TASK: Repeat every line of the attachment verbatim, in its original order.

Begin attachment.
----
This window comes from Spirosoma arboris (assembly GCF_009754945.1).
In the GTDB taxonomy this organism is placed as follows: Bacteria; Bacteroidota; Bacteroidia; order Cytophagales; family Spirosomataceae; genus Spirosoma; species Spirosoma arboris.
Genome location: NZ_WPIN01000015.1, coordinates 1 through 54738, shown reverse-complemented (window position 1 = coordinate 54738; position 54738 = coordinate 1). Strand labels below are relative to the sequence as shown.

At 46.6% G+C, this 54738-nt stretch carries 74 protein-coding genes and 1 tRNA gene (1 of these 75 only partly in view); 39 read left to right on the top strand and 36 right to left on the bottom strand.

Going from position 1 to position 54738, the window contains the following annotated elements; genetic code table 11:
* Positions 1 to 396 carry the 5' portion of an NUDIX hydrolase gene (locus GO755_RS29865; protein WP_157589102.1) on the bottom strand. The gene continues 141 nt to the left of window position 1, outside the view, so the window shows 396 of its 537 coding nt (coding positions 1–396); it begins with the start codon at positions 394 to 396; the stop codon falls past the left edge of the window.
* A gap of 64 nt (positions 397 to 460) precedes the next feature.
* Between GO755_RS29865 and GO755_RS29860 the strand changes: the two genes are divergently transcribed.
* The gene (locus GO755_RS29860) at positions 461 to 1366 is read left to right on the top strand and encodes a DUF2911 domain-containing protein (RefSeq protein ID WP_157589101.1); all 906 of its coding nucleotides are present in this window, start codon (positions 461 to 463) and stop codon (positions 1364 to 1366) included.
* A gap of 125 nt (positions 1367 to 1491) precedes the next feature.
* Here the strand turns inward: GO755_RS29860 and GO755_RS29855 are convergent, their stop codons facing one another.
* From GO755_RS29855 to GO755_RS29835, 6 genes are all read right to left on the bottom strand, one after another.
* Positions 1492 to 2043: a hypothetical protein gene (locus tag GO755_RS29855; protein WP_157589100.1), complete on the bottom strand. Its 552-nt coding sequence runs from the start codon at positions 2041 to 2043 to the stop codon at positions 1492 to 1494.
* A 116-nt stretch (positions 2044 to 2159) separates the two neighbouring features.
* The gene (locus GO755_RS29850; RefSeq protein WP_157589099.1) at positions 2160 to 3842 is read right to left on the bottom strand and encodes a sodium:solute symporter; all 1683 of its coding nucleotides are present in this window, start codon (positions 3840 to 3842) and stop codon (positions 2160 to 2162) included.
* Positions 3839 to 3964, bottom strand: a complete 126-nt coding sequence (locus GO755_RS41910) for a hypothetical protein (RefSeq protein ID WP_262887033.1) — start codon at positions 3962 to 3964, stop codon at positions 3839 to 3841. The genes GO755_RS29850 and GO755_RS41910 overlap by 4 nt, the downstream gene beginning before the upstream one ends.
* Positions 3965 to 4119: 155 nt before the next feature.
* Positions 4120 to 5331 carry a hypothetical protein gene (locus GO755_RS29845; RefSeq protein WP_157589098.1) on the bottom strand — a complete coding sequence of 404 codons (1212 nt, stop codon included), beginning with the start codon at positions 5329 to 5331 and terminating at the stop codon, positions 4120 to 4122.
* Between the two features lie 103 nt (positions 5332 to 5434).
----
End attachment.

This window comes from Spirosoma arboris (assembly GCF_009754945.1).
In the GTDB taxonomy this organism is placed as follows: Bacteria; Bacteroidota; Bacteroidia; order Cytophagales; family Spirosomataceae; genus Spirosoma; species Spirosoma arboris.
Genome location: NZ_WPIN01000015.1, coordinates 1 through 54738, shown reverse-complemented (window position 1 = coordinate 54738; position 54738 = coordinate 1). Strand labels below are relative to the sequence as shown.

At 46.6% G+C, this 54738-nt stretch carries 74 protein-coding genes and 1 tRNA gene (1 of these 75 only partly in view); 39 read left to right on the top strand and 36 right to left on the bottom strand.

Going from position 1 to position 54738, the window contains the following annotated elements; genetic code table 11:
* Positions 1 to 396 carry the 5' portion of an NUDIX hydrolase gene (locus GO755_RS29865; protein WP_157589102.1) on the bottom strand. The gene continues 141 nt to the left of window position 1, outside the view, so the window shows 396 of its 537 coding nt (coding positions 1–396); it begins with the start codon at positions 394 to 396; the stop codon falls past the left edge of the window.
* A gap of 64 nt (positions 397 to 460) precedes the next feature.
* Between GO755_RS29865 and GO755_RS29860 the strand changes: the two genes are divergently transcribed.
* The gene (locus GO755_RS29860) at positions 461 to 1366 is read left to right on the top strand and encodes a DUF2911 domain-containing protein (RefSeq protein ID WP_157589101.1); all 906 of its coding nucleotides are present in this window, start codon (positions 461 to 463) and stop codon (positions 1364 to 1366) included.
* A gap of 125 nt (positions 1367 to 1491) precedes the next feature.
* Here the strand turns inward: GO755_RS29860 and GO755_RS29855 are convergent, their stop codons facing one another.
* From GO755_RS29855 to GO755_RS29835, 6 genes are all read right to left on the bottom strand, one after another.
* Positions 1492 to 2043: a hypothetical protein gene (locus tag GO755_RS29855; protein WP_157589100.1), complete on the bottom strand. Its 552-nt coding sequence runs from the start codon at positions 2041 to 2043 to the stop codon at positions 1492 to 1494.
* A 116-nt stretch (positions 2044 to 2159) separates the two neighbouring features.
* The gene (locus GO755_RS29850; RefSeq protein WP_157589099.1) at positions 2160 to 3842 is read right to left on the bottom strand and encodes a sodium:solute symporter; all 1683 of its coding nucleotides are present in this window, start codon (positions 3840 to 3842) and stop codon (positions 2160 to 2162) included.
* Positions 3839 to 3964, bottom strand: a complete 126-nt coding sequence (locus GO755_RS41910) for a hypothetical protein (RefSeq protein ID WP_262887033.1) — start codon at positions 3962 to 3964, stop codon at positions 3839 to 3841. The genes GO755_RS29850 and GO755_RS41910 overlap by 4 nt, the downstream gene beginning before the upstream one ends.
* Positions 3965 to 4119: 155 nt before the next feature.
* Positions 4120 to 5331 carry a hypothetical protein gene (locus GO755_RS29845; RefSeq protein WP_157589098.1) on the bottom strand — a complete coding sequence of 404 codons (1212 nt, stop codon included), beginning with the start codon at positions 5329 to 5331 and terminating at the stop codon, positions 4120 to 4122.
* Between the two features lie 103 nt (positions 5332 to 5434).